At the time, I guess I wondered why we bothered to go, or why the people there bothered to come and listen. Some of them didn’t sing. Some didn’t seem to be able to walk, or even to talk. They just smiled at me while I played, or closed their eyes and nodded their heads. Many were eager to speak to me before we left each week, and to thank me for coming, maybe even more than they thanked my dad. But he didn’t seem to mind. He told me most of them didn’t have little boys that could visit very often.

Willy has taught or reminded me of many spiritual truths during his brief life. Though he is extremely limited in what he can offer in return for our care, he loves us and wants to be near us. He’s obedient, and sweet-spirited. He follows very close to us, wherever we go and whatever we ask him to do.

And now, as we go on our final walks with Willy, he has caused me to remember some anonymous, sweet, devoted saints from my boyhood. Though they too were very limited physically, they still lived each day knowing and loving their Master, wanting to be near him and to obey him, and smiling at the little boys he sent, who were learning to play the piano.

I hope that during my own final, frail walks with my Master I will be able to love and serve him with the devotion of the faithful, elderly saints I have now known throughout my life. I will be grateful if I can simply imitate the devotion of a blind dog named Willy, who somehow understood he was rescued by grace, and therefore walked faithfully with his Master.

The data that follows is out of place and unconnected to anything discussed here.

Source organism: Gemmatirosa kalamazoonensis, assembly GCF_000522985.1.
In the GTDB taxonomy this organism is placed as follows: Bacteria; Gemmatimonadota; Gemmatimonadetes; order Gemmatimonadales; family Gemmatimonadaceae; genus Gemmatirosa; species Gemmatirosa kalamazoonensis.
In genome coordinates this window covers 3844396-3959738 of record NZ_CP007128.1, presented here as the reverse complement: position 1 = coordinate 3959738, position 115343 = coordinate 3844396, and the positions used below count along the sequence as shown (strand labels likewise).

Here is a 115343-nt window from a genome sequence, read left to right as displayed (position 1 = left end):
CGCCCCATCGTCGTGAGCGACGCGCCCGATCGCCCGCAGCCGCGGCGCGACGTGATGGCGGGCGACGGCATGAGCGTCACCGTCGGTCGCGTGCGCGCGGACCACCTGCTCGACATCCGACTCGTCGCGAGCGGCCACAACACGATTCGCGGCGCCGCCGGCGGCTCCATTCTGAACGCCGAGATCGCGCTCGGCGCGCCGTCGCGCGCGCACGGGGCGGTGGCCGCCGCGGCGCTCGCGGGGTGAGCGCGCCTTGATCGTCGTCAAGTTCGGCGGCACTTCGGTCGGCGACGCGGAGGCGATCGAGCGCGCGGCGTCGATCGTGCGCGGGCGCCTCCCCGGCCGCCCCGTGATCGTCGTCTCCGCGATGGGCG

Nate Adams is executive director of the Illinois Baptist State Association. Respond at IllinoisBaptist@IBSA.org.

Divine disobedience

Lisa Misner —  March 21, 2019

By Adron Robinson

Read: Acts 4:13-22

What do you do when obeying the Word of God means disobeying human governments and authorities? That is the question Peter and John faced. When commanded by the Sanhedrin, the religious and cultural leaders of their day, to disobey the Word of God, they responded with divine disobedience. “Whether it is right in the sight of God to listen to you rather than to God, you must judge, for we cannot but speak of what we have seen and heard” (Acts 4:19–20 ESV).